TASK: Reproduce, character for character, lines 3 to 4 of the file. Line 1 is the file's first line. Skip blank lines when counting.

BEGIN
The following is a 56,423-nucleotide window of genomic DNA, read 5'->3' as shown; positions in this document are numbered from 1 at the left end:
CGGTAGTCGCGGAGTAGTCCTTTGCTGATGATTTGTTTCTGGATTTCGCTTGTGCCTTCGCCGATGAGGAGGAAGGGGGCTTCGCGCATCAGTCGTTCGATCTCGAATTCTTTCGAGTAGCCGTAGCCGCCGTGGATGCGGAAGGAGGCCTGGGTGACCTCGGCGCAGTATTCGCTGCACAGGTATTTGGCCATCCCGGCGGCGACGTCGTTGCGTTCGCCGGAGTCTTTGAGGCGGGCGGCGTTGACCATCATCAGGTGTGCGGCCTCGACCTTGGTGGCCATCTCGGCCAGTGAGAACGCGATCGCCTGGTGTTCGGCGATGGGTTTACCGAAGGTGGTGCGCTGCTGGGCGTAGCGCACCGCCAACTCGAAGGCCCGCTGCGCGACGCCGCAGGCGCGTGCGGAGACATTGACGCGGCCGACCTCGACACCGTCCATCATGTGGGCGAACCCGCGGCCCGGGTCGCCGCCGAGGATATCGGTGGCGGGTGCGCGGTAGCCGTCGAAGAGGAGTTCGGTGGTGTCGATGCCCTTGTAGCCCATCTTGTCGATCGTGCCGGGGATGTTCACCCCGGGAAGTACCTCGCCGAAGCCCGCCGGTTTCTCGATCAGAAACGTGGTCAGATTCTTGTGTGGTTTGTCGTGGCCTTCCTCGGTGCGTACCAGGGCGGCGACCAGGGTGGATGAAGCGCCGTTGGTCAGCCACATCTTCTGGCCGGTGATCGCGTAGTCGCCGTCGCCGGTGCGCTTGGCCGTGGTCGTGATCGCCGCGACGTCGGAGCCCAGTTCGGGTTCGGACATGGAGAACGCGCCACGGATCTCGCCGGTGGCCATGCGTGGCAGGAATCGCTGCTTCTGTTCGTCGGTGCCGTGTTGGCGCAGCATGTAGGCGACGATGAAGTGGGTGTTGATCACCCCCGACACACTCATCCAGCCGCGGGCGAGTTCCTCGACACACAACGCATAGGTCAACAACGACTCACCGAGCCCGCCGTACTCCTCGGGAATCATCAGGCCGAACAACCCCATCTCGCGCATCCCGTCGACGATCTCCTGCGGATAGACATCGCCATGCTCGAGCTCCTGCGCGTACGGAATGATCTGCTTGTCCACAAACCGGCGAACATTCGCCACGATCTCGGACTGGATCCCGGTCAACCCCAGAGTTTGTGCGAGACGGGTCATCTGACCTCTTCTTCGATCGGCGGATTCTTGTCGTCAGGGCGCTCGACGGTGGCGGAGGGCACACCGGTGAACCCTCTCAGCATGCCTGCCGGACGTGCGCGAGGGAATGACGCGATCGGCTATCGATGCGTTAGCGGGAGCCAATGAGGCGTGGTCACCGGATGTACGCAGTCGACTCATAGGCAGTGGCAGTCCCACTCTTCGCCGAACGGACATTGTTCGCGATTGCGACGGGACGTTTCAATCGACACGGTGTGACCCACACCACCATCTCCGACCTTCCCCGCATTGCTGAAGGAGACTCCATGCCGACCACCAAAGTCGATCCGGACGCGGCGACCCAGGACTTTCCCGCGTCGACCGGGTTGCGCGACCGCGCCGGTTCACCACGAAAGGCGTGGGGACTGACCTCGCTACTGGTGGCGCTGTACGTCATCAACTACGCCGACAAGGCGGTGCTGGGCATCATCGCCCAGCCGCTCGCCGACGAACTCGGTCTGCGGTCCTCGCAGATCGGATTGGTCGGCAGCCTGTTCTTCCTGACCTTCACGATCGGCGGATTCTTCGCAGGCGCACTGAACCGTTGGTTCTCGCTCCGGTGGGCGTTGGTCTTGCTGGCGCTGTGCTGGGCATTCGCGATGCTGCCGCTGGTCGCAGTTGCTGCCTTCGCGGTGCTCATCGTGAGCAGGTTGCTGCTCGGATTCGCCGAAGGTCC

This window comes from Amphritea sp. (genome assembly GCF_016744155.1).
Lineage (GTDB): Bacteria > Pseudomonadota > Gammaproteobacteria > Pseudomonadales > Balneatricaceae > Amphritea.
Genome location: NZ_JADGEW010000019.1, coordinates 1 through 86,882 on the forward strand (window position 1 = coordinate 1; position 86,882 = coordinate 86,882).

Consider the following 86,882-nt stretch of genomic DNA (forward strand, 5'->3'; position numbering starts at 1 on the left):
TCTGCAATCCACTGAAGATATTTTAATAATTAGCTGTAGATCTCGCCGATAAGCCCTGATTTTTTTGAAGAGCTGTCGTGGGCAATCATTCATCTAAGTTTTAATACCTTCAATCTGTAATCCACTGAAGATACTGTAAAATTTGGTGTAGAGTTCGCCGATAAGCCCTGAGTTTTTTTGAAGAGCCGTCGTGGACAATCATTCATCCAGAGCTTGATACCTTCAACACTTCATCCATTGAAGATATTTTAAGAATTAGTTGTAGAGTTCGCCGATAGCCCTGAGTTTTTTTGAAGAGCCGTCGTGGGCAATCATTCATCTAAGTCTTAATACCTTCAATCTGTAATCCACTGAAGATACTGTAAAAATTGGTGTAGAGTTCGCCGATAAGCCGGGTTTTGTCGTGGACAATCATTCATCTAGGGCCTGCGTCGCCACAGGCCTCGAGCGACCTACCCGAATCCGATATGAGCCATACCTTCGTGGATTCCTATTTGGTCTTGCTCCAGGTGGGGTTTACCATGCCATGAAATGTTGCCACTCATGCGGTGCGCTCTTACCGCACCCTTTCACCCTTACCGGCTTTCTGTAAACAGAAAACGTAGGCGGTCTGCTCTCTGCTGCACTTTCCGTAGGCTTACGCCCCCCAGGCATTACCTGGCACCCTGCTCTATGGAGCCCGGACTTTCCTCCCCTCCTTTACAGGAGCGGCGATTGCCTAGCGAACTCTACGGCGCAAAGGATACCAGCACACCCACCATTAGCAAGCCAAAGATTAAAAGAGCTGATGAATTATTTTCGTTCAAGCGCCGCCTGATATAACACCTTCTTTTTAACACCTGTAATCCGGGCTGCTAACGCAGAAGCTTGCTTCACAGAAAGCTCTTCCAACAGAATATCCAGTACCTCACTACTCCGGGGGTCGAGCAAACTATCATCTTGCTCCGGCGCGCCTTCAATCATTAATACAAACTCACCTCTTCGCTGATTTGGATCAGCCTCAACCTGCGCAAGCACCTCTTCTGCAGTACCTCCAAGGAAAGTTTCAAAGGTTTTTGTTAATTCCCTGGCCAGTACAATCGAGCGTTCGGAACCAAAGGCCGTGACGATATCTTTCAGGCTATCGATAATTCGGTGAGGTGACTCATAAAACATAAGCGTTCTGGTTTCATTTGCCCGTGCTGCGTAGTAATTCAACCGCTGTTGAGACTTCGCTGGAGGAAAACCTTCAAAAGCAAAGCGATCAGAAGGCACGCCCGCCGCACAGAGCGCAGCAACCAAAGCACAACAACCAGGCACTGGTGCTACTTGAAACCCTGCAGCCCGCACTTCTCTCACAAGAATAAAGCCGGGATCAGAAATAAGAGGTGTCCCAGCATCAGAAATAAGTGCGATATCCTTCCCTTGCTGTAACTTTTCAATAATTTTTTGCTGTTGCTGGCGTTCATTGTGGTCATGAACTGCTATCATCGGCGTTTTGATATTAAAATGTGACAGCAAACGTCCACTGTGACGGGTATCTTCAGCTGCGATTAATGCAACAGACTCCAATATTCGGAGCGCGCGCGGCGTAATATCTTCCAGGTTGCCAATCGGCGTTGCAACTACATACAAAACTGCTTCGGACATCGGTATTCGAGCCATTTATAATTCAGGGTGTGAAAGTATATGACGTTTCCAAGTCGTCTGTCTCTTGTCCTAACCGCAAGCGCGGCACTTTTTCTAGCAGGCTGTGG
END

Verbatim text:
This window comes from Amphritea sp. (genome assembly GCF_016744155.1).
Lineage (GTDB): Bacteria > Pseudomonadota > Gammaproteobacteria > Pseudomonadales > Balneatricaceae > Amphritea.